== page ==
Screenplay: Bad Guy & Doomsday Fatigue

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A very common mistake when setting out to write a new script is the unintentional use of the cliche. Today our films are odyssey’s of computer generated bad guys and doomsday endings. The audience was initially willing to trade story for spectacle, but as we move into the 21st Century, this sensibility is dwindling.

Bad Guys

Story is intended to be metaphorical and not on point. Yet, we still see script after script trying to out perform the last “hit man” or “evil” antagonist. For a child these arcs are understandable. A child has yet to experience the rotating door of repeating low-hanging fruit which is bad script writing. Today, new writers will glorify and focus on villains like Darth Vader without truly understanding the mythos behind why he was truly feared by the other characters in the script.

An antagonist can indeed be another Iago Shakespeare’s Othello, or it can be an illness that the protagonist is struggling with. A true “bad guy” never perceives themselves as bad. An antagonist is simply a person coming from a different perspective, and it is this slight change in overall life charter than can make a character in your script seem the most threatening person to either your character or humanity itself. It is however important to track how many times a a particular mechanism or character design has been used on modern audiences before writing yet another cliche bad guy.

Doomsday Scenario

Computer generated artwork is alluring when it comes to portraying never before seen scenarios of world calamities or global threats. It can be safely suggested that Hollywood has done an excellent job dreaming up every possible combination on the Rubik’s cube of life that could be created visually. So where do you go from here?

Creating A Great Story

A key to all good storytelling is to ensure that you imbue the audience with something that they didn’t possess when entering the theater. A great story that transfers wisdom of story to the viewer are typically the films that are deemed “cult classics” in the following years after a great film is released. It should also be noted that these great stories are seldom entirely appreciated at their time of release. Films that often celebrated in the time of their release are not always a part of a personal collection decades later.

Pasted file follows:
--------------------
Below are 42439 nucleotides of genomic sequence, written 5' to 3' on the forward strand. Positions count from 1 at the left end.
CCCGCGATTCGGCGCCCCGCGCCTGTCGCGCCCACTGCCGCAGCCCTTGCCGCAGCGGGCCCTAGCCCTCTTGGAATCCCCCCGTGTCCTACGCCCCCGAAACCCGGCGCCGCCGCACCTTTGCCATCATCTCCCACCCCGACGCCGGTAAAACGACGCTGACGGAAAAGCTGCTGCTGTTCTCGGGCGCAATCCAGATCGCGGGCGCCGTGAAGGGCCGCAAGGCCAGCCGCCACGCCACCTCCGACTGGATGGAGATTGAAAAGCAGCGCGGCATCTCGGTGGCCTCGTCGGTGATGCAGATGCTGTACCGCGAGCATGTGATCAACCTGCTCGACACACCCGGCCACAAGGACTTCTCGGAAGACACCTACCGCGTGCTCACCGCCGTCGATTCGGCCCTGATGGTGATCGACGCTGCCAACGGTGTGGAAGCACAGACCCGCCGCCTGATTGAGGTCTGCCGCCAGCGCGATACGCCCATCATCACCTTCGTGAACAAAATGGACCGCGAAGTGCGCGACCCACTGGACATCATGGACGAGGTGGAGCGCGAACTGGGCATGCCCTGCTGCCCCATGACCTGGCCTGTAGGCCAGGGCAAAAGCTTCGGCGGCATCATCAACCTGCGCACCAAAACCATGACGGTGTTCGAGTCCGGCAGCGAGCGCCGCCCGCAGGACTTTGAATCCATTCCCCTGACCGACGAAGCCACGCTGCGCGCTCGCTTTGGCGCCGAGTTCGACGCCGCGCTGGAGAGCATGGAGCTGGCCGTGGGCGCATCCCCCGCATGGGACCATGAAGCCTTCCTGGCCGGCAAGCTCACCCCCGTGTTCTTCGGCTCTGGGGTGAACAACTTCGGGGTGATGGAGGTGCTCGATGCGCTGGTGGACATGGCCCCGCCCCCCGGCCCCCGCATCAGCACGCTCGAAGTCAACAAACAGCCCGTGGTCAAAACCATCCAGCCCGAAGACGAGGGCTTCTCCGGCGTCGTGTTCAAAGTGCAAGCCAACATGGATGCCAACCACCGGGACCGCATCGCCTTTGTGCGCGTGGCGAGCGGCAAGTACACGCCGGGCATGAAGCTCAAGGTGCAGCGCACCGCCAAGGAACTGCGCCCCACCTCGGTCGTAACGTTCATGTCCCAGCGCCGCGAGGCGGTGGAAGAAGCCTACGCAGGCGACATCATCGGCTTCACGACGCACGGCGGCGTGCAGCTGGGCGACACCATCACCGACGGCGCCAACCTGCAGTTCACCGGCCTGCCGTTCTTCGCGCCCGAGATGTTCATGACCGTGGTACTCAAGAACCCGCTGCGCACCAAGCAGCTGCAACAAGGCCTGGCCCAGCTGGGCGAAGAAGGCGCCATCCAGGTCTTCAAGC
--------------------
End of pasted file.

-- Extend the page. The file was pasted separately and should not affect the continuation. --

In this 21st Century, humans are more aware of their personal lives than ever. The struggle of employment, economy, political and social issues are what drives narratives around the world. This heightened awareness is a boon for those trying to find a competitive force to battle a protagonist’s journey. As society attempts to recognize and solve global issues that lack any individual bad guy to single minded doomsday scenario, the options for negation are plenty.

Cliche VS Boring

As a writer you should be aware of cliches of all kinds. From cliches of basic story arcs that have been recently exhausted to specific scenarios such as “man from outer space coming to kill humanity.” However, there are real-life factors that can be used in a story to create great drama thus gapping for your characters. However, it is important to be aware of what real-life situations that might be either boring or too controversial to draw a profitable viewing of your final product.

A great story should be generic enough to be told in multiple styles or periods. It should have a universal value to audiences all around the world and all throughout time. Specifically, lecturing an audience about “global warming” or “climate change” can rob the audience of their ability to truly escape for their money. It is so profound an effect that some films are entirely panned due to a single mention of such issues. As your film ages, so too does the story. As an example, there is a single episode of Star Trek: Next Generation where the character Data brings up a controversial issue of the early 1990s regarding the strength of the Ozone layer. This one line will permanently date the episode and remind the audience that this show was created in the 1990s and by folks that were trying to lecture their audience about issues long since resolved.

Be Creative and Impress Hollywood

It’s one thing to say that you dislike remakes or reboots. It’s another to write something wholly original that will avoid cannibalizing these exact scripts. One of the reasons why getting scripts into Hollywood is so difficult is that they are inundated with bad scripts written by junior writers who think that copying previous blockbusters will guarantee their success. As each studio deals with a barrage of these useless efforts, they tighten the submission process thus making it near impossible to get the great scripts to the proper individuals that would pay anything for something original and creative.

In closing, ask yourself:

  • Am I writing something original?
  • Am I reusing arcs that have been used in the last 20 years?
  • How much does your story rely on special effects to fill in where great story telling would be more impactful?
  • Could your story survive being moved 2,000 years in the past?